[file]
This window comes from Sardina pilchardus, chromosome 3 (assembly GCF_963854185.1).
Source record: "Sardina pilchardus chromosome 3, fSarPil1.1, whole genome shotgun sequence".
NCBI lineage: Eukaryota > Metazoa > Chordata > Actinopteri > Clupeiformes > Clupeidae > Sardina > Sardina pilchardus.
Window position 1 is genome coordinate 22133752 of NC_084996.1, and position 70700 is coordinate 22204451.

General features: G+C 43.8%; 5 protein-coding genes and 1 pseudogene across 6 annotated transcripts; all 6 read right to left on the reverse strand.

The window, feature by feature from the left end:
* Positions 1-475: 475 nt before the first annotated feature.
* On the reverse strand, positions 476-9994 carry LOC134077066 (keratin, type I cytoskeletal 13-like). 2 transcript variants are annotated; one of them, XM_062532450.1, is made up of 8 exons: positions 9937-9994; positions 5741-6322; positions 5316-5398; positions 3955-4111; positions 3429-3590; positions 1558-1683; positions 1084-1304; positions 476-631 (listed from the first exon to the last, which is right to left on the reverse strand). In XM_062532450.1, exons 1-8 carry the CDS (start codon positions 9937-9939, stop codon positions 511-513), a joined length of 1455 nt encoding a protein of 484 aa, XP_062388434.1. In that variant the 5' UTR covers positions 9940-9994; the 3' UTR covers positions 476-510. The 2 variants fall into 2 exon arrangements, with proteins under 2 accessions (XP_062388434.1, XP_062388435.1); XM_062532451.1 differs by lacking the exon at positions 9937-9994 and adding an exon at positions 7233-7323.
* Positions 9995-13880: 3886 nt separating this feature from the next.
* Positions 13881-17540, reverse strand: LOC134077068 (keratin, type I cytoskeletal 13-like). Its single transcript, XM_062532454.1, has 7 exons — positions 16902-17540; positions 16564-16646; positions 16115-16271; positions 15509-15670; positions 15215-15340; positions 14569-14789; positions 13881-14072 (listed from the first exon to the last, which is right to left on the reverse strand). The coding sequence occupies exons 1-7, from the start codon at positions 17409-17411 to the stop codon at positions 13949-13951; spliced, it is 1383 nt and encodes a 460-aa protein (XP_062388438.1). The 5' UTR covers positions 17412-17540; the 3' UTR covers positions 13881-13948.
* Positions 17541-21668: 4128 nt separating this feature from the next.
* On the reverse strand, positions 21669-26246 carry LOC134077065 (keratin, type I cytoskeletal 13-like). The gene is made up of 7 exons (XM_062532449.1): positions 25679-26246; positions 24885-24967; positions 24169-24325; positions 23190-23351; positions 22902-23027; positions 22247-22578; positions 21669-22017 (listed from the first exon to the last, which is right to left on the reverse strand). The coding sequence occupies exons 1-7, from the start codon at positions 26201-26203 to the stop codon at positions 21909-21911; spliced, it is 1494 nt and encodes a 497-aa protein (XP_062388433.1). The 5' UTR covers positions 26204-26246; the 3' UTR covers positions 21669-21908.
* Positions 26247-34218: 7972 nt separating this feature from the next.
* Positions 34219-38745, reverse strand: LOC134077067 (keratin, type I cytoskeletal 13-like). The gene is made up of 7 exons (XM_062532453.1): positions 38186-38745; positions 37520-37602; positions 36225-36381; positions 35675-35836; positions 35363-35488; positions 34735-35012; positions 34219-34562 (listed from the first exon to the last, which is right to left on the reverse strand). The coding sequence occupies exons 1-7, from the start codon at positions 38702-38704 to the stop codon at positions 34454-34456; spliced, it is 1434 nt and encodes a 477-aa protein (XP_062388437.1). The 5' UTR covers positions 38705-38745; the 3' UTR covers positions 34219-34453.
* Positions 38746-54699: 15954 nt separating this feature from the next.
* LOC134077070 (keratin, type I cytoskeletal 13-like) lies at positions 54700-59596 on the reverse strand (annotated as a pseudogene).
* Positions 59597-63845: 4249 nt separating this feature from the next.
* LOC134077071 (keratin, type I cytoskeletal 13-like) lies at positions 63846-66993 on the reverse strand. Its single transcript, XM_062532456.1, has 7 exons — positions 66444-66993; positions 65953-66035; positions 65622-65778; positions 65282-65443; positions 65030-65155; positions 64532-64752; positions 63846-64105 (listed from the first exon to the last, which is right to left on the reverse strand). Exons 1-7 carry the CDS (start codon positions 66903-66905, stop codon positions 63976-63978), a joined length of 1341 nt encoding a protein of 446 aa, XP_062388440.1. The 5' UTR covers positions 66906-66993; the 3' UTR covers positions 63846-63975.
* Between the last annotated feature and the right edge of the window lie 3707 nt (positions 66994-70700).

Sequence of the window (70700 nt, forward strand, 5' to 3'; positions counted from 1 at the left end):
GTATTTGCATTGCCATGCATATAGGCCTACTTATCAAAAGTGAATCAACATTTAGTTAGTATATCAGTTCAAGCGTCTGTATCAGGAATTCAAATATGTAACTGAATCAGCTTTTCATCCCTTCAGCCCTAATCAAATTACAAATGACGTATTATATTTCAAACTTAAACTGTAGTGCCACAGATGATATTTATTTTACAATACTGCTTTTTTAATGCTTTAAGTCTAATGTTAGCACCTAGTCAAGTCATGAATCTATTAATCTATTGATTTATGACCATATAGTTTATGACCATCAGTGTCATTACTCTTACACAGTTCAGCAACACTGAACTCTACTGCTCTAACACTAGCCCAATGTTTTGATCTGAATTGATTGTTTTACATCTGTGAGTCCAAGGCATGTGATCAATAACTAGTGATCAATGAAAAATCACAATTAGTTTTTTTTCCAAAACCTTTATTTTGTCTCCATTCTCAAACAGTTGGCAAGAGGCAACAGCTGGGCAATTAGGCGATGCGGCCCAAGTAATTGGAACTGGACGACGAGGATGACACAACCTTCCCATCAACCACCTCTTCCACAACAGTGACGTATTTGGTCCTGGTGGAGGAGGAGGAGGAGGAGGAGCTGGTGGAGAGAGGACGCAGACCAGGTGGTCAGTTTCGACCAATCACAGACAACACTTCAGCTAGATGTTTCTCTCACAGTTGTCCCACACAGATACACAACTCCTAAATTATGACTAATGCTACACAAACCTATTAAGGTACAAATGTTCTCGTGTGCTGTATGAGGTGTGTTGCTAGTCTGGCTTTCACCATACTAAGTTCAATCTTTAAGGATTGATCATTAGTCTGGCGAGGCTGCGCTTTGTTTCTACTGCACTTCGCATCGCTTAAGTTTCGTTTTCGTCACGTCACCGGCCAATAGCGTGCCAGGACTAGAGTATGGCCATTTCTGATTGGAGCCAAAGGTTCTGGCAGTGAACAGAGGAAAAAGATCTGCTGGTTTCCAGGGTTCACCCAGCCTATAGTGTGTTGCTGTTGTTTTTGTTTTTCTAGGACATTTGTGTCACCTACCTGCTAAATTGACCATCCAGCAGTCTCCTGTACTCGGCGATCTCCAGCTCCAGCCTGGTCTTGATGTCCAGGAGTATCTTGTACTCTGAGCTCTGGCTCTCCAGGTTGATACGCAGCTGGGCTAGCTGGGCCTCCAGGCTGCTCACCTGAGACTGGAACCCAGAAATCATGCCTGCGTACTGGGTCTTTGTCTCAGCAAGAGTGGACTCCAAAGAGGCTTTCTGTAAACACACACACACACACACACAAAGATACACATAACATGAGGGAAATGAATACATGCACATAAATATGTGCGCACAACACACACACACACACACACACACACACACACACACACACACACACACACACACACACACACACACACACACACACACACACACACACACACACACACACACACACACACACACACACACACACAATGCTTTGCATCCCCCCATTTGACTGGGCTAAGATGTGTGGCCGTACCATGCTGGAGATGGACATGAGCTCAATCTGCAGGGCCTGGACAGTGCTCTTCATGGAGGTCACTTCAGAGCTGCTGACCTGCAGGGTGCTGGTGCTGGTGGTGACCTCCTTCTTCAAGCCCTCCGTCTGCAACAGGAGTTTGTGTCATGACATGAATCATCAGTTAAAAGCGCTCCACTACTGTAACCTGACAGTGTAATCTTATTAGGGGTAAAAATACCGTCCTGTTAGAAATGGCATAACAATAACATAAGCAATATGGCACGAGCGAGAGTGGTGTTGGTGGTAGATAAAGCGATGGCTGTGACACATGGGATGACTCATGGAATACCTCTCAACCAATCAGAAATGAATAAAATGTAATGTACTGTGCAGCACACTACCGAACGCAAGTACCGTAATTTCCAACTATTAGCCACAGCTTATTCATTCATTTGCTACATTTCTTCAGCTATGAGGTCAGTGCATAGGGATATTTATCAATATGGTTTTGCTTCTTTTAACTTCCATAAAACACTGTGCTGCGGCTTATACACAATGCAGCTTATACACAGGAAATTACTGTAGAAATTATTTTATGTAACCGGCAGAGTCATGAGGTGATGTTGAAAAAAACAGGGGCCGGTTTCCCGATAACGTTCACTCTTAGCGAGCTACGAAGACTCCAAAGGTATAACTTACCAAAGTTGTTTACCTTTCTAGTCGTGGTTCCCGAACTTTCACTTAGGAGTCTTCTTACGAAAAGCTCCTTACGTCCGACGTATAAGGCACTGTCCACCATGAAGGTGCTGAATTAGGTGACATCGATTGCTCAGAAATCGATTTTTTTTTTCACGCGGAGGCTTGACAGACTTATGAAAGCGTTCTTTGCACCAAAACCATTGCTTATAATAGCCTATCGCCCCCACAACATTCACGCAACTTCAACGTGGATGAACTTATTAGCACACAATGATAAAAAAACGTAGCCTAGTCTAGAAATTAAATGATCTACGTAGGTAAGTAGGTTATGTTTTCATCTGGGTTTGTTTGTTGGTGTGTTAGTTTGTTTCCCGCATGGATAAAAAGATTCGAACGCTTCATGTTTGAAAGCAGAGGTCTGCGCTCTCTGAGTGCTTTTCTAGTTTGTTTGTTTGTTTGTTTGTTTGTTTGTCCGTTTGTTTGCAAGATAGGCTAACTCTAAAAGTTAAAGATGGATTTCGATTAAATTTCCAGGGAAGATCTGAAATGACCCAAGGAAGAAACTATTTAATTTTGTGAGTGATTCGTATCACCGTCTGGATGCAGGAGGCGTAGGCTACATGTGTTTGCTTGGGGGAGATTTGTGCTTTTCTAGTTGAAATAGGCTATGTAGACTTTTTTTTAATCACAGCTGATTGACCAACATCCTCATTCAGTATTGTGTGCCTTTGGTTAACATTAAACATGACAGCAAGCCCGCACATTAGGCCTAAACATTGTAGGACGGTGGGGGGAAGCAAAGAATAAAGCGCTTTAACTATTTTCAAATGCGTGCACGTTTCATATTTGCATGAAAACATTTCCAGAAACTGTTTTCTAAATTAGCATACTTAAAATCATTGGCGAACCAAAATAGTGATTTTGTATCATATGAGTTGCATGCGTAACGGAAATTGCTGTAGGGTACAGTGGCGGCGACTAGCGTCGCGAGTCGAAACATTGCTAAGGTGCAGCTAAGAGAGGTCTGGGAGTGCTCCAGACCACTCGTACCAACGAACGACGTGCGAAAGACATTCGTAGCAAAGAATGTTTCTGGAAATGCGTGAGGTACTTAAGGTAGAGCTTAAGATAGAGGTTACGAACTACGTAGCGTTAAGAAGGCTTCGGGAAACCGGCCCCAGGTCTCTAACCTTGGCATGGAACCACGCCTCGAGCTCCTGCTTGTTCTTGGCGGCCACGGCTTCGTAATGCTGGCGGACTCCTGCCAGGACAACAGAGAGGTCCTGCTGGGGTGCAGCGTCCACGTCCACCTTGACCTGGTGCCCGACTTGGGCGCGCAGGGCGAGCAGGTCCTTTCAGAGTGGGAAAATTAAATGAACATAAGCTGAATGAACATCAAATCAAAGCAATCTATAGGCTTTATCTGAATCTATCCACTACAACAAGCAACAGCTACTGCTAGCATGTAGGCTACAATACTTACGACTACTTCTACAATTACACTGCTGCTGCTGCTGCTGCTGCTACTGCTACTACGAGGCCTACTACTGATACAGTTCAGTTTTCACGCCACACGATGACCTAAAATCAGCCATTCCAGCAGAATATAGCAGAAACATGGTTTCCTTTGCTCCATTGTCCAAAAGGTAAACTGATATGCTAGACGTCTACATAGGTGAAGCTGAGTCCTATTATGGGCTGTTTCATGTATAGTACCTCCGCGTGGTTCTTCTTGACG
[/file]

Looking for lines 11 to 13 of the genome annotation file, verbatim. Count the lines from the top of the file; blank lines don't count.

* Positions 17541-21668: 4128 nt separating this feature from the next.
* On the reverse strand, positions 21669-26246 carry LOC134077065 (keratin, type I cytoskeletal 13-like). The gene is made up of 7 exons (XM_062532449.1): positions 25679-26246; positions 24885-24967; positions 24169-24325; positions 23190-23351; positions 22902-23027; positions 22247-22578; positions 21669-22017 (listed from the first exon to the last, which is right to left on the reverse strand). The coding sequence occupies exons 1-7, from the start codon at positions 26201-26203 to the stop codon at positions 21909-21911; spliced, it is 1494 nt and encodes a 497-aa protein (XP_062388433.1). The 5' UTR covers positions 26204-26246; the 3' UTR covers positions 21669-21908.
* Positions 26247-34218: 7972 nt separating this feature from the next.